Essity B 263.3 (+0.1 SEK) on 29-Nov-2023 16:39


Three Ways to Future-Proof Your Supply Chain

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Though much of the news in the supply chain world the past few years has been defined by shortages and disruptions in the public eye, big changes are on the horizon in the industry.

As the world transitions out of the COVID context, building supply chain resilience and meeting sustainability targets, as well as leading the way in innovation and digitalization, will be key drivers for success, especially as consumers demand more sustainable solutions without sacrificing availability or convenience.

With an eye on the future, let’s explore three ways that businesses can future-proof their supply chains and remain competitive in a rapidly changing market.

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Increasing resilience with responsible sourcing

Supply chain risks, such as global pandemics, natural disasters, and labor shortages, are becoming more frequent and having greater effects on commerce.

This is expected to continue to define the industry for years to come, and the financial fallout over a decade could be as high as 30% of one year’s EBITDA in the consumer goods sector. However, one of the most effective ways to mitigate these risks is to ensure resilience and sustainability in sourcing practices through independent accreditation.

At Essity, we practice responsible sourcing across our supply chain, ensuring sustainable and resilient business practices among our suppliers according to a Global Suppliers Standard (GSS). All of our raw materials, including fibers, wood pulp, and cotton, are certified by independent organizations like FSC® and PEFC™, emphasizing renewability and habitat health so that the supply of these materials are less susceptible to unforeseen disruptions.

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Sustainable production through innovation and care

Those that will lead the transition to sustainable and innovative supply chains must be willing to push the boundaries of technology in their operations. Many well-established and emerging technologies will define the next few decades of supply chain management, such as IoT, AI, predictive analytics, and revolutionary new production processes that improve sustainability exponentially.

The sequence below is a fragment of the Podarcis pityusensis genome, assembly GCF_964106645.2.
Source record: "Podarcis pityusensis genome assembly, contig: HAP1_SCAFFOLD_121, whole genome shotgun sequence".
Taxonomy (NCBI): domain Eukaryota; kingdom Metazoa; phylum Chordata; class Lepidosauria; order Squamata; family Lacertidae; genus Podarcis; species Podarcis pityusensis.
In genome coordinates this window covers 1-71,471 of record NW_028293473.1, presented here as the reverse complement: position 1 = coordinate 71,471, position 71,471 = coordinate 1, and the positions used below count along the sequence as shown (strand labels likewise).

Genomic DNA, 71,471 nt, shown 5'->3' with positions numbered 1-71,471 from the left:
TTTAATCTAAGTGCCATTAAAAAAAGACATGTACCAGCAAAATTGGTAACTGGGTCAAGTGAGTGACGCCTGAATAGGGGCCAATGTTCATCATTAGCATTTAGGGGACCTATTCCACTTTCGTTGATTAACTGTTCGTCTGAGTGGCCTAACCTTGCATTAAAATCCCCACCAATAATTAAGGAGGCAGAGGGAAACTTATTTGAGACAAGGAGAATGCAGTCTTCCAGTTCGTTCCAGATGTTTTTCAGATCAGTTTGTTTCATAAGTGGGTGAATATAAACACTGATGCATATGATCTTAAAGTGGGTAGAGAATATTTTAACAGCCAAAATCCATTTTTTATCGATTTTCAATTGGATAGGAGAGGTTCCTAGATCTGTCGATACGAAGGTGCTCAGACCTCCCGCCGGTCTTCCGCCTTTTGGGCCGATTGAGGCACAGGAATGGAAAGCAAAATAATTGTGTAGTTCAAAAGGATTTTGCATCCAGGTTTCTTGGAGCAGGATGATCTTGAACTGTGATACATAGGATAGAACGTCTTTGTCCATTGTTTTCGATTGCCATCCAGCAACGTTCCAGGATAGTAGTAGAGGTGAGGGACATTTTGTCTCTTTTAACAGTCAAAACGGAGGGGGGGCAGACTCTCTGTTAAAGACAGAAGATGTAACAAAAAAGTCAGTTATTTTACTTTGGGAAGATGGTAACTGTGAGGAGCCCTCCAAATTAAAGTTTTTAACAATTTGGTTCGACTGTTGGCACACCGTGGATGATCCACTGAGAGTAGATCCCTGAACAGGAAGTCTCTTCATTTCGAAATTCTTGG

Essity has a long history of innovation in our production and products, leading through digitalization, utilizing dynamic planning at our Supply Chain Center of Excellence in Barcelona, and supporting research institutes such as AI Sweden, of which we are a founding partner.

We are also pioneering groundbreaking new concepts and processes for sustainable tissue manufacturing, including utilizing alternative fibers like wheat straw and piloting new CO2-free production processes partnering with technology company Voith to develop a new way of producing hygiene products to reduce water consumption by up to 95% - and we are also pioneering the use of green hydrogen instead of natural gas in paper making process.

Beyond innovating new technologies, sustainability and safety in the supply chain starts with the individuals who are a part of it. Improving occupational safety and health at work are vital to a thriving supply chain and a supportive work environment, and programs that put these factors first will lead the change. 

Essity’s I Care commitment to employees is a cultural journey towards a safe and healthy work environment that fosters growth, development, and well-being. Our commitment to ethical behavior and sustainable practices is deeply ingrained in our culture, and we seek to establish long-lasting relationships built on trust, collaboration, and respect with our employees, customers, and stakeholders.

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Transforming transport

One of the biggest areas for improvement in the supply chain is transportation. According to the International Energy Agency (IEA), global transport was responsible for 37% of CO2 emissions from end-use sectors in 2021.

To lead the change, Essity is transforming its logistics networks to be cleaner and more sustainable as part of our journey to net zero by 2050. We are shifting the transport balance to more sustainable modes, such as short-sea, rail, and intermodal, and partnering with green logistics programs, governments, and non-governmental organizations to utilize vehicles with lower emissions fuels, such as biodiesel and compressed natural gas.

Looking ahead

As both risks and consumer expectations increase, cutting-edge supply chain management is set to become less predictable and more crucial than ever before. These are just three examples of the myriad ways that businesses can future-proof their supply chains, but those that practice what they preach in terms of sustainability and innovation will lead the transition to a more resilient and cleaner global logistics network.